Concerns are being raised that there are still too many micro, small and medium-sized enterprises (MSMEs) in Barbados and the rest of the Caribbean that are unable to process online transactions, limiting their ability to benefit more from the tourism sector.
In addition, some of the region’s development partners are calling for greater focus on community-based tourism so that more of the region’s residents can share in the economic activities of the sector.
The issues came up for discussion recently during the fourth in a series of regional dialogues hosted by the UNDP Barbados and the Eastern Caribbean office under the theme Future Tourism: An Inclusive Value Chain.
Valerie Cliff, UNDP Resident Representative for Barbados and the Eastern Caribbean, said she believed the UNDP and other institutions can do more to help the region’s MSMEs connect to sustainable tourism market opportunities.
“First, we need to help MSMEs build an online presence,” said Cliff, who said it sometimes takes months for visitors to find some of the region’s hidden culinary, craft and other gems.
“Helping MSMEs get online and use the digital resources available is a top priority. Secondly, we need to help MSMEs to tell their stories. Visitors want to know more about the entrepreneur, the characteristics of their products or services,” she said.
Pointing to a 2019 consumer research funded by Compete Caribbean, she also noted that MSMEs should take advantage of the fact that the majority of US visitors were willing to pay more for some products and services if they know a good portion of the price is going back to the local community or if a product is locally sourced or sustainable environmental practices are used.
Highlighting the one-year-old Future of Tourism (FUT-Tourism) UNDP regional project aimed at boosting recovery and supporting the digital enabled transformation of business processes and value chains of MSMEs linked to the tourism sector, Cliff said it will also provide critical training and grant funding for the MSMEs.
She said close to 1,000 applications were received in a five-week window and about two-thirds of those applicants were still unable to process online payments.
“That is a major area we need to support them with,” she said.
“We must help MSMEs connect with financial technology and financial institutions to increase digital payment and minimize sales friction,” said Cliff.
Meanwhile, Neil Walters, acting Secretary General of the Caribbean Tourism Organisation (CTO), said one of his organisation’s strategic priorities was to help diversify the regional tourism landscape by fostering a development and promotion of experiences that ensure equitable, inclusive and sustainable access to tourism assets and markets.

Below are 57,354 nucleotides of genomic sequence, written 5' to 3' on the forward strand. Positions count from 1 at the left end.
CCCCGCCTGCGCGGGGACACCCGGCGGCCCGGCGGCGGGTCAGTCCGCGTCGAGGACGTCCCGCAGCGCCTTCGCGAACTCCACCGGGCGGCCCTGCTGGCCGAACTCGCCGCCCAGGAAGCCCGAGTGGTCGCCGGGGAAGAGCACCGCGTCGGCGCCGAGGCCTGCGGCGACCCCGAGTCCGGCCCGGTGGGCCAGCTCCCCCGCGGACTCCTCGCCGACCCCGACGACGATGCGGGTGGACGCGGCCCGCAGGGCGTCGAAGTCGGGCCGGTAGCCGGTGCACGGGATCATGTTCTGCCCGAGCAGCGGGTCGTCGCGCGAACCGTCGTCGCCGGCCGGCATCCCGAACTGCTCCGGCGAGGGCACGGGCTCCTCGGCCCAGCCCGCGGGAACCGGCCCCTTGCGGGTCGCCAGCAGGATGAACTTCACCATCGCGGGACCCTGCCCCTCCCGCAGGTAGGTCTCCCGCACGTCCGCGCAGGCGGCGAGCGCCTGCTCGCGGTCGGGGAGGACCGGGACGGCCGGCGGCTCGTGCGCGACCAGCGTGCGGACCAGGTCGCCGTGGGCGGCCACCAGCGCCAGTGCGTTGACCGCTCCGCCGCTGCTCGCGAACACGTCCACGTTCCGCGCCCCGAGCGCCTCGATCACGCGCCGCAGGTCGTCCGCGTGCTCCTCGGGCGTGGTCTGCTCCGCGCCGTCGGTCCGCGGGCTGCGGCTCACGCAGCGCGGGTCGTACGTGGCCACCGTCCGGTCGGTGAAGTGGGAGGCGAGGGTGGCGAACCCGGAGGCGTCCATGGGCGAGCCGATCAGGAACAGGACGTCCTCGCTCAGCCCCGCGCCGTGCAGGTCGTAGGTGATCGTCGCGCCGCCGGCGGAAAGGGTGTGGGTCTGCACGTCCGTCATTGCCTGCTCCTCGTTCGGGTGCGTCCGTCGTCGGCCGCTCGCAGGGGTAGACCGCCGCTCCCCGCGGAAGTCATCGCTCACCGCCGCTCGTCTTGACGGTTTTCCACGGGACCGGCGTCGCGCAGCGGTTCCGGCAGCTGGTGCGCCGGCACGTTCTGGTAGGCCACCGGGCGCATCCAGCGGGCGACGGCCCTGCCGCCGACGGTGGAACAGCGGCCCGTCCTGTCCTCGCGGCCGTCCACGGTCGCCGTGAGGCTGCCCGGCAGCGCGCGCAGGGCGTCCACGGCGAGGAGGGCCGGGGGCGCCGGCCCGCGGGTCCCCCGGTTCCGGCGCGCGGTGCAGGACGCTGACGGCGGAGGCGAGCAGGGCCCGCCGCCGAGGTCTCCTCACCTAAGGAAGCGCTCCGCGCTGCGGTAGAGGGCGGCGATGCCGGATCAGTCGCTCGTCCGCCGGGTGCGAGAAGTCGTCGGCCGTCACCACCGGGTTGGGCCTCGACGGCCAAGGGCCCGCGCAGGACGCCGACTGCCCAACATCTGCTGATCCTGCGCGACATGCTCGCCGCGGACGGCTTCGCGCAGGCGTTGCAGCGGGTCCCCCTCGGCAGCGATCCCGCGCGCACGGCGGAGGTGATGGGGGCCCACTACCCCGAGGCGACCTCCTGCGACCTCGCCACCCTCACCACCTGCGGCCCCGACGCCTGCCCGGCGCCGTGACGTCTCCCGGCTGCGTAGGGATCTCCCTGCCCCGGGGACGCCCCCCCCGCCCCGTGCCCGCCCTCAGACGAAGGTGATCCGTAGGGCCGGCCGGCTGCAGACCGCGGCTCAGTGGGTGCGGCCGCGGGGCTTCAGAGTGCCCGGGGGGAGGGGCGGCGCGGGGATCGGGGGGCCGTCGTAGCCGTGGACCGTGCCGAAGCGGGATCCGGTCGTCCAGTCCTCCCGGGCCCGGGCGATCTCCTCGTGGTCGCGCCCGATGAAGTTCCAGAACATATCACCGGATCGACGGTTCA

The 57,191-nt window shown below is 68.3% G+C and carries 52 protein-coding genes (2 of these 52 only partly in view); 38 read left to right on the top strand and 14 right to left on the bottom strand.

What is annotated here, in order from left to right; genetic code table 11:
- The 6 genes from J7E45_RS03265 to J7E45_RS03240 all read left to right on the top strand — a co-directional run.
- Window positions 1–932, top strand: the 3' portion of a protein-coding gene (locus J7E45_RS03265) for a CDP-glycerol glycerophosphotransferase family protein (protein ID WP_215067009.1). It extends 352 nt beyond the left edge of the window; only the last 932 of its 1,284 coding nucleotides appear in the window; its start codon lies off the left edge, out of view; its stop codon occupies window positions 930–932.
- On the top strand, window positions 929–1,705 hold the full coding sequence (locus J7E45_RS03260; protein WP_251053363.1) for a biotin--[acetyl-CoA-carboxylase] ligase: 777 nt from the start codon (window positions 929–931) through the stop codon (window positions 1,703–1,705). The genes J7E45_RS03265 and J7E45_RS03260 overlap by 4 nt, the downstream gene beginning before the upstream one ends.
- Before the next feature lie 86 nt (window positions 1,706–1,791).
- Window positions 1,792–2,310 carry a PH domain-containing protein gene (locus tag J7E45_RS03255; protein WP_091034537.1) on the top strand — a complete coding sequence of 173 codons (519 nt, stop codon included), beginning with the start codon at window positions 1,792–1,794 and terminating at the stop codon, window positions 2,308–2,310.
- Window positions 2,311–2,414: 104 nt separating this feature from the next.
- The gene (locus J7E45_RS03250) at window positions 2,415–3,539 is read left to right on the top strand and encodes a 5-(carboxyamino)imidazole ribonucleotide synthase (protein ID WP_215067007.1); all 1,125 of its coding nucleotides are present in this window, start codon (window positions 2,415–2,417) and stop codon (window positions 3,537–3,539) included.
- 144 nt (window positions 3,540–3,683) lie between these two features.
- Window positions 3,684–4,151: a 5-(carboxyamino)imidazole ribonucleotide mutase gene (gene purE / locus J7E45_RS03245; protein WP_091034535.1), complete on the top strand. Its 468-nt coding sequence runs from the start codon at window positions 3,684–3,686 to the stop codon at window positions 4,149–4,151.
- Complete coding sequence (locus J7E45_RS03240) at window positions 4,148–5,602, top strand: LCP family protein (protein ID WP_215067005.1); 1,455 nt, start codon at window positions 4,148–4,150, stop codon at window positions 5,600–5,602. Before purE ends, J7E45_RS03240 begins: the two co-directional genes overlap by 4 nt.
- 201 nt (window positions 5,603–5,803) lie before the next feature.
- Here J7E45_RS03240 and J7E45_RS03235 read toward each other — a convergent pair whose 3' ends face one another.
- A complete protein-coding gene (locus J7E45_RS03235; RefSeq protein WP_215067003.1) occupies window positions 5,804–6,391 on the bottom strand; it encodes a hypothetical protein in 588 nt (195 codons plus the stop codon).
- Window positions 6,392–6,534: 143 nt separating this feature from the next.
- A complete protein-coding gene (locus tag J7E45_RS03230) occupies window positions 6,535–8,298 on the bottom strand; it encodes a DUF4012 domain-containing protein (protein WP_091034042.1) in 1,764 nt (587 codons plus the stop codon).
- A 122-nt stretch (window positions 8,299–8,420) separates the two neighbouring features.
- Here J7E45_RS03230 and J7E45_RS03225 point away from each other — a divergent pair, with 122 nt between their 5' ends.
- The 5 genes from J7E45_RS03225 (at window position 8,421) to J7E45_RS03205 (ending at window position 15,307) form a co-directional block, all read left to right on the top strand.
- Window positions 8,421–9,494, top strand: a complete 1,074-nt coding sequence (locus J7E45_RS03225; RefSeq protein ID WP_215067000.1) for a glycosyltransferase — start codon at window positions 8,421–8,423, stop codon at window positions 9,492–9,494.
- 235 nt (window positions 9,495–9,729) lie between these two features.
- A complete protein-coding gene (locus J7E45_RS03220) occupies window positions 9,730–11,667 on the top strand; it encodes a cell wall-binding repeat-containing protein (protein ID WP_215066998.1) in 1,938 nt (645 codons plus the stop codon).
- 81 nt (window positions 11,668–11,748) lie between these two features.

He said growth in the sector has not always resulted in widespread economic benefits for local communities, especially rural and coastal communities and that the region’s MSMEs were also hampered from fully accessing the tourism market.
This, he said, was due to insufficient sectoral linkages, and slow rate of technological adaptation, which reduces their visibility, access to visitor markets and the use of digital payments.
“The latter has become especially important now as we focus on a touchless, non-cash payment system,” said Walters.
He said the CTO has been helping to address some of those issues over the past couple years through partnerships with various organisations to help build capacity and enable technology adoption within MSMEs, and carry out market research.
“The next phase of the partnership will support the implementation of three CBT (community-based tourism) cluster projects stemming from a regional call for proposals,” he said, adding that projects have already been selected in The Bahamas, Belize and Dominica.
Walters said as the region seeks to revitalise its tourism sector, relevant policy directives and community engagement must take place with the acknowledgement that women play a key role in community-based tourism enterprises.
He said while many destinations have already started some form of community-based activity, there was need for a strong focus on health and safety through the development of relevant guidelines and standards for product and service quality to ensure market readiness. (MM)